The following book review from H-Disability may be of interest to some H-Women list members.
Eunjung Kim. Curative Violence: Rehabilitating Disability, Gender, and Sexuality in Modern Korea. Durham: Duke University Press, 2017. Illustrations. xii + 300 pp. $25.95 (paper), ISBN 978-0-8223-6288-3; $99.95 (cloth), ISBN 978-0-8223-6277-7.
Reviewed by Shu Wan (University of Iowa) Published on H-Disability (September, 2018) Commissioned by Iain C. Hutchison (University of Glasgow)
Printable Version: http://www.h-net.org/reviews/showpdf.php?id=52848
Eunjung Kim’s Curative Violence is the first book-length volume discussing the proximity between curing and disability from a feminist perspective. Kim meticulously examines gender norms, traditional conceptions of sexuality, and family values in curing practices of disability in modern Korea.
In the first two chapters, Kim begins her discussion of disability in modern Korea around the reproduction of disabled bodies and women’s status as caregivers in traditional Korean households. As Kim points out, reproduction is an important function where curative intervention is made. As seen in performance dramas portraying the eugenics movement, legislative debates over abortion, and recent use of genetic screening, Korean mothers with disabled children have been continuously blamed for “irresponsibility, ignorance, and immorality” (p. 81). Moreover, female suppression is justified by women’s stereotyped status as caregivers. In her analysis of the folk story about Sim-Chong, who sells herself to pay for her disabled father’s medical treatment, Kim harnesses the innovative term “proxy” to express how a healthy and ablebodied family member is expected to sacrifice herself or himself to enable the treatment of a disabled family member, and in the name of filial piety, women are especially expected to sacrifice themselves for the care of senior male family members.
Kim then turns to leprosy during the transition from the colonial period to the Cold War era. In colonialist and nationalist discourse, “Hanson’s disease” has been perceived as a stigmatized, fatal epidemic, even though medical professionals have recognized it as a curable, and not deadly, illness. In the late nineteenth century, Korean patients afflicted with leprosy were segregated at Omado Island, a strategy initiated by American missionaries in the late 1880s when leprosy was viewed as a deadly infectious disease. During the Cold War, the intrusion of American culture in Korean society contributed to the destigmatization of leprosy and those afflicted. Kim proceeds to examine sexuality and gender in the therapeutic rehabilitation of people with leprosy in Korea today, seeing leprous patients as symbolic of curing leprosy and of ending segregation. As seen in the alienation of disabled people in mainstream society, their “normal” sexual desire is criminalized and stigmatized. In reality, Korean disabled women are presumed to be potential victims of sexual exploitation and violence while disabled men are assumed to be nonsexual.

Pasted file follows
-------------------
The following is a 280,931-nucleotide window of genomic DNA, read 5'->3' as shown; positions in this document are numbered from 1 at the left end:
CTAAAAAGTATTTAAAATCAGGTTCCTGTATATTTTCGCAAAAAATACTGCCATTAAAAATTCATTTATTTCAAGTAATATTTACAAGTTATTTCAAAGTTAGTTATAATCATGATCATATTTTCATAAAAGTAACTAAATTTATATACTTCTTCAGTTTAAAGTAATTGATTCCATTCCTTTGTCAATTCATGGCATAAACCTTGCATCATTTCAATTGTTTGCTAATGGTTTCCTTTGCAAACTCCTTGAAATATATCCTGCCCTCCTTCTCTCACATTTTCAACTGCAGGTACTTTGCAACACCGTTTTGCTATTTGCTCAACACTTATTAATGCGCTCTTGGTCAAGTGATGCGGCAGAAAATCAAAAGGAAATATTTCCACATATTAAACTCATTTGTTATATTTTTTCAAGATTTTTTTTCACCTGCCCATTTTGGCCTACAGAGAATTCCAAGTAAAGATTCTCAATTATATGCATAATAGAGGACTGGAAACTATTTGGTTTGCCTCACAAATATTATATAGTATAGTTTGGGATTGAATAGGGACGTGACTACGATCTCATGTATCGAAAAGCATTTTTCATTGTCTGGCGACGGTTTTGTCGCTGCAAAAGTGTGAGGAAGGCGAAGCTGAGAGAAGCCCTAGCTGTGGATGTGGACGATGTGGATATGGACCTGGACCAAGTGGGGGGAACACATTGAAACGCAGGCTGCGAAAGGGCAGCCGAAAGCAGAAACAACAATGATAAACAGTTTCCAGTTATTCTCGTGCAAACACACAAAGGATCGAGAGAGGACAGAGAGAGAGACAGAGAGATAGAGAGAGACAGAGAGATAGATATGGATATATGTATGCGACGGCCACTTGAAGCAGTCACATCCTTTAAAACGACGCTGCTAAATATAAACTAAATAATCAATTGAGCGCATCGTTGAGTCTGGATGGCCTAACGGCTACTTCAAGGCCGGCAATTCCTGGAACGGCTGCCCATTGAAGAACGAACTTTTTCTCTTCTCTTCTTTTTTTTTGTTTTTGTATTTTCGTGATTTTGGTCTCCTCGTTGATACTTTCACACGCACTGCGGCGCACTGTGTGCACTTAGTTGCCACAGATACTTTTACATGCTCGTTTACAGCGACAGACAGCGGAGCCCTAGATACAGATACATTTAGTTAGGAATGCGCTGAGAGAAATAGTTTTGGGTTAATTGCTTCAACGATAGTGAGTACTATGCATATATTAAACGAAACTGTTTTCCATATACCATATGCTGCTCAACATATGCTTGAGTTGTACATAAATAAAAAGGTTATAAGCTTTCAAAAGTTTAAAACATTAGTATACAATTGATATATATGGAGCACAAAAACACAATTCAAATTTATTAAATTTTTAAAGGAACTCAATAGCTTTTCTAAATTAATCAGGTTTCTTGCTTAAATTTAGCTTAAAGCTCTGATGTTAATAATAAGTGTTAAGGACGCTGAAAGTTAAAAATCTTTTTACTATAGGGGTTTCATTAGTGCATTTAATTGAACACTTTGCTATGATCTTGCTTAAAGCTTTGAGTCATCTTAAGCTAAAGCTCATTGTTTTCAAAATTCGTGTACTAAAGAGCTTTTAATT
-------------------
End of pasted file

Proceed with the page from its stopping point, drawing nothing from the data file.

Following her examination of the intersectionality between gender and disability, Kim analyzes descriptions of madwomen’s vulnerability to ablebodied violence in contemporary arts in Korea. Multiple Korean film directors have portrayed disabled women as victims, which has resonated in the photography of Park Young-Sook. In their visual and motion-picture representations, disabled women have been shown as subjects upon whom sexual violence is inflicted, and have been oversimplified as being victims without agency. Indeed, the shared intention of these films and images is to expose the plight of oppressed disabled women and to pursue social justice. Even so, their creators actually become accomplices to the oppression and abuses by contributing to the stereotypical perceptions of disabled women’s helplessness and weakness. Therefore, ablebodied artists, commentators, and law enforcement authorities’ efforts to emancipate abused and oppressed disabled people strengthen the emotional bond restraining disabled people’s independence.